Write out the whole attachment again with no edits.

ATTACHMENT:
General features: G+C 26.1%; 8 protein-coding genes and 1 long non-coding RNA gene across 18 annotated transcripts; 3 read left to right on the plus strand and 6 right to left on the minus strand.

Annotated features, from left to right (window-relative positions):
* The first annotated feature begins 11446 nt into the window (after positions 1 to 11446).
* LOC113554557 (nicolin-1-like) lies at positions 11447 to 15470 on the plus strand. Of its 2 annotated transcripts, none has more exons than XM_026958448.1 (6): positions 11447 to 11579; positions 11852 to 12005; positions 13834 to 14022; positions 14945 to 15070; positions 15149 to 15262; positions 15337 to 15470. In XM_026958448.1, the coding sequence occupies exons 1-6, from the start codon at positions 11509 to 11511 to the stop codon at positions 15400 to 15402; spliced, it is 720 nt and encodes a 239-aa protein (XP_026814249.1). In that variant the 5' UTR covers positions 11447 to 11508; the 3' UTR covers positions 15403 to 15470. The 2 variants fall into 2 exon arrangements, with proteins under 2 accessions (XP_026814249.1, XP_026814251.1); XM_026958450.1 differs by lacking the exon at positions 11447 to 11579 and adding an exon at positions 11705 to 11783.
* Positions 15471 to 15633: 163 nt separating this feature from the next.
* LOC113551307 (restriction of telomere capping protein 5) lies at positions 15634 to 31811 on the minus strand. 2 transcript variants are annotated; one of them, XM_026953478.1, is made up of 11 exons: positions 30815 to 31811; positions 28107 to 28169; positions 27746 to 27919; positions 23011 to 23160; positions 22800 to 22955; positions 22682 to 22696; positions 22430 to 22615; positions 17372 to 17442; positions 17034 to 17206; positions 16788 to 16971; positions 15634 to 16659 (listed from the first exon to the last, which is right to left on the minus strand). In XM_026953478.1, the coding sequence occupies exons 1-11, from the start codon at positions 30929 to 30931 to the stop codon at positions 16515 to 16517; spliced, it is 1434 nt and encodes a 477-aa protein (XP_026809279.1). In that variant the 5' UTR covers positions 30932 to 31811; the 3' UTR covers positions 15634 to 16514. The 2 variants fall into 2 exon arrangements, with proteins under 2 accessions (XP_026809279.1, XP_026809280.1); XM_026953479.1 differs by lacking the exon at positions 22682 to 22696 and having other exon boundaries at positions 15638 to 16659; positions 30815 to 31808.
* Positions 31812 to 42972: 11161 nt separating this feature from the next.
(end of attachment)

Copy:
General features: G+C 26.1%; 8 protein-coding genes and 1 long non-coding RNA gene across 18 annotated transcripts; 3 read left to right on the plus strand and 6 right to left on the minus strand.

Annotated features, from left to right (window-relative positions):
* The first annotated feature begins 11446 nt into the window (after positions 1 to 11446).
* LOC113554557 (nicolin-1-like) lies at positions 11447 to 15470 on the plus strand. Of its 2 annotated transcripts, none has more exons than XM_026958448.1 (6): positions 11447 to 11579; positions 11852 to 12005; positions 13834 to 14022; positions 14945 to 15070; positions 15149 to 15262; positions 15337 to 15470. In XM_026958448.1, the coding sequence occupies exons 1-6, from the start codon at positions 11509 to 11511 to the stop codon at positions 15400 to 15402; spliced, it is 720 nt and encodes a 239-aa protein (XP_026814249.1). In that variant the 5' UTR covers positions 11447 to 11508; the 3' UTR covers positions 15403 to 15470. The 2 variants fall into 2 exon arrangements, with proteins under 2 accessions (XP_026814249.1, XP_026814251.1); XM_026958450.1 differs by lacking the exon at positions 11447 to 11579 and adding an exon at positions 11705 to 11783.
* Positions 15471 to 15633: 163 nt separating this feature from the next.
* LOC113551307 (restriction of telomere capping protein 5) lies at positions 15634 to 31811 on the minus strand. 2 transcript variants are annotated; one of them, XM_026953478.1, is made up of 11 exons: positions 30815 to 31811; positions 28107 to 28169; positions 27746 to 27919; positions 23011 to 23160; positions 22800 to 22955; positions 22682 to 22696; positions 22430 to 22615; positions 17372 to 17442; positions 17034 to 17206; positions 16788 to 16971; positions 15634 to 16659 (listed from the first exon to the last, which is right to left on the minus strand). In XM_026953478.1, the coding sequence occupies exons 1-11, from the start codon at positions 30929 to 30931 to the stop codon at positions 16515 to 16517; spliced, it is 1434 nt and encodes a 477-aa protein (XP_026809279.1). In that variant the 5' UTR covers positions 30932 to 31811; the 3' UTR covers positions 15634 to 16514. The 2 variants fall into 2 exon arrangements, with proteins under 2 accessions (XP_026809279.1, XP_026809280.1); XM_026953479.1 differs by lacking the exon at positions 22682 to 22696 and having other exon boundaries at positions 15638 to 16659; positions 30815 to 31808.
* Positions 31812 to 42972: 11161 nt separating this feature from the next.